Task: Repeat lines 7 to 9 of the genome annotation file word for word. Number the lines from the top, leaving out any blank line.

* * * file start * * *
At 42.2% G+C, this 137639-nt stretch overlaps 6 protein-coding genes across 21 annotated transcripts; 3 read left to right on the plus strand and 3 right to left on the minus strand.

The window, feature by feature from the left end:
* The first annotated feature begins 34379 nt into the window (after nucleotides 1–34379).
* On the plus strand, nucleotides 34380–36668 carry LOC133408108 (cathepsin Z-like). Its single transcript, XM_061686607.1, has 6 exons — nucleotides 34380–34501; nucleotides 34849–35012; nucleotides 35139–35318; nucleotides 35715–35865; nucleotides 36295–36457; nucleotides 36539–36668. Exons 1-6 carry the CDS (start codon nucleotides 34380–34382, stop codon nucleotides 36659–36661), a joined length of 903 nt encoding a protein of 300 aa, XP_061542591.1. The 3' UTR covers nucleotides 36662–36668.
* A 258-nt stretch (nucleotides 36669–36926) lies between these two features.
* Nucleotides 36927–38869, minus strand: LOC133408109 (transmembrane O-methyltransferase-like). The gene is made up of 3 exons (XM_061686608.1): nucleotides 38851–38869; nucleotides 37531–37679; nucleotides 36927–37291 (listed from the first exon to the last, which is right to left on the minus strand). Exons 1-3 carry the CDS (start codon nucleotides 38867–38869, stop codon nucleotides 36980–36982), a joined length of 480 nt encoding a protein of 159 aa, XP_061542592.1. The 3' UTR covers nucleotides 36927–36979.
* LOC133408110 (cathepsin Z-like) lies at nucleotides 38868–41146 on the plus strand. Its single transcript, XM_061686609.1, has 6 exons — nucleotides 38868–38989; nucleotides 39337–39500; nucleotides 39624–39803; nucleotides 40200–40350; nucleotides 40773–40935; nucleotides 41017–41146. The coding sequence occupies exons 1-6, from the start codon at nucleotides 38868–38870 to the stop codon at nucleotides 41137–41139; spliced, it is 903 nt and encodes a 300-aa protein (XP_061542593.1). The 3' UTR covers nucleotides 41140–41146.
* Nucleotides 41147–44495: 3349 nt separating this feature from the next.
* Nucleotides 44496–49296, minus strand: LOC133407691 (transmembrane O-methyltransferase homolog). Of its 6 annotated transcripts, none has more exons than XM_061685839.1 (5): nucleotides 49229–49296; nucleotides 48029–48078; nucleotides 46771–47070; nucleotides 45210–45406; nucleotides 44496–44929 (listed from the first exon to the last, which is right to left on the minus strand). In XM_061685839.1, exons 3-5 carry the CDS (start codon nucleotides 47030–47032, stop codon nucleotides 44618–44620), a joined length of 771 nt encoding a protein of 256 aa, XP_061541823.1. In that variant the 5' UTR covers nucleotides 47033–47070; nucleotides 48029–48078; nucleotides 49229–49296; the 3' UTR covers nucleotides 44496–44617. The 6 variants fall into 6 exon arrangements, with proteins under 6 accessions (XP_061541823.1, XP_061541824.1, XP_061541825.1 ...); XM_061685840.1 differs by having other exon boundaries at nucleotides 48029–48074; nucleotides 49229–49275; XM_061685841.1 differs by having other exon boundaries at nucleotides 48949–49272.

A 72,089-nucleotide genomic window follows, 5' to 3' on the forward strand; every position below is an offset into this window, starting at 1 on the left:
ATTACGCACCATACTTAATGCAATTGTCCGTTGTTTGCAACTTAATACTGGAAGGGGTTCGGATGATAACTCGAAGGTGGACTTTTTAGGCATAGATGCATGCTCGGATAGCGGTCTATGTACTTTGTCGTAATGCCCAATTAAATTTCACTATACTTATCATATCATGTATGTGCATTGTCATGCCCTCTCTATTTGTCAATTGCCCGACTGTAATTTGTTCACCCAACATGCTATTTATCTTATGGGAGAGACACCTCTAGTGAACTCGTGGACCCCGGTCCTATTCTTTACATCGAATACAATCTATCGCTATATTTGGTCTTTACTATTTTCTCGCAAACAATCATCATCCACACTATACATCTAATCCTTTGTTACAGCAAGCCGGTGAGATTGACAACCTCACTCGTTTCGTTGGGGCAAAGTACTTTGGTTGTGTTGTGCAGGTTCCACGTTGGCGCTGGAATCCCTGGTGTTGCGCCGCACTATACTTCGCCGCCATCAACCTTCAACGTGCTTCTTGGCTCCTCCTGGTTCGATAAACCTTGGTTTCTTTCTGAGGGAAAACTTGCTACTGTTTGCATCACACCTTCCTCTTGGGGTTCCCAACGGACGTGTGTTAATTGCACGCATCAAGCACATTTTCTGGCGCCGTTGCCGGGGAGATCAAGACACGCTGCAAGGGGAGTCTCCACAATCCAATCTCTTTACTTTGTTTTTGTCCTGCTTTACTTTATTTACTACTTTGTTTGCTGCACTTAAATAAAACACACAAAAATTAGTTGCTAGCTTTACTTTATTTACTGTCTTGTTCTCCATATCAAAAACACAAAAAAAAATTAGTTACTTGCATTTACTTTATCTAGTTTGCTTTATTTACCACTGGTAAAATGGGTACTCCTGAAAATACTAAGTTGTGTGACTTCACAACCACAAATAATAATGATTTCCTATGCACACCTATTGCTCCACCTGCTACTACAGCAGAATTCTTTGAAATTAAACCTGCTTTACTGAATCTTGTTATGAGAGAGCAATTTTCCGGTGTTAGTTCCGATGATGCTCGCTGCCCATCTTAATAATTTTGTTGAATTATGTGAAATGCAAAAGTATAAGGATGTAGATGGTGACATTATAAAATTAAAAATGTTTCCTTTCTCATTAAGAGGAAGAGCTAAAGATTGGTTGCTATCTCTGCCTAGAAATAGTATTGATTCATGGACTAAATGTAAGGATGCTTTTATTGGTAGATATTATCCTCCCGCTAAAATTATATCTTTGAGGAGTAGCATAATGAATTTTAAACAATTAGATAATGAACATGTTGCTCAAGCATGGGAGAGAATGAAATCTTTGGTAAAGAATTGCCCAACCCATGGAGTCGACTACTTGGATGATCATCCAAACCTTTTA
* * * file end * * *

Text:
* LOC133408110 (cathepsin Z-like) lies at nucleotides 38868–41146 on the plus strand. Its single transcript, XM_061686609.1, has 6 exons — nucleotides 38868–38989; nucleotides 39337–39500; nucleotides 39624–39803; nucleotides 40200–40350; nucleotides 40773–40935; nucleotides 41017–41146. The coding sequence occupies exons 1-6, from the start codon at nucleotides 38868–38870 to the stop codon at nucleotides 41137–41139; spliced, it is 903 nt and encodes a 300-aa protein (XP_061542593.1). The 3' UTR covers nucleotides 41140–41146.
* Nucleotides 41147–44495: 3349 nt separating this feature from the next.
* Nucleotides 44496–49296, minus strand: LOC133407691 (transmembrane O-methyltransferase homolog). Of its 6 annotated transcripts, none has more exons than XM_061685839.1 (5): nucleotides 49229–49296; nucleotides 48029–48078; nucleotides 46771–47070; nucleotides 45210–45406; nucleotides 44496–44929 (listed from the first exon to the last, which is right to left on the minus strand). In XM_061685839.1, exons 3-5 carry the CDS (start codon nucleotides 47030–47032, stop codon nucleotides 44618–44620), a joined length of 771 nt encoding a protein of 256 aa, XP_061541823.1. In that variant the 5' UTR covers nucleotides 47033–47070; nucleotides 48029–48078; nucleotides 49229–49296; the 3' UTR covers nucleotides 44496–44617. The 6 variants fall into 6 exon arrangements, with proteins under 6 accessions (XP_061541823.1, XP_061541824.1, XP_061541825.1 ...); XM_061685840.1 differs by having other exon boundaries at nucleotides 48029–48074; nucleotides 49229–49275; XM_061685841.1 differs by having other exon boundaries at nucleotides 48949–49272.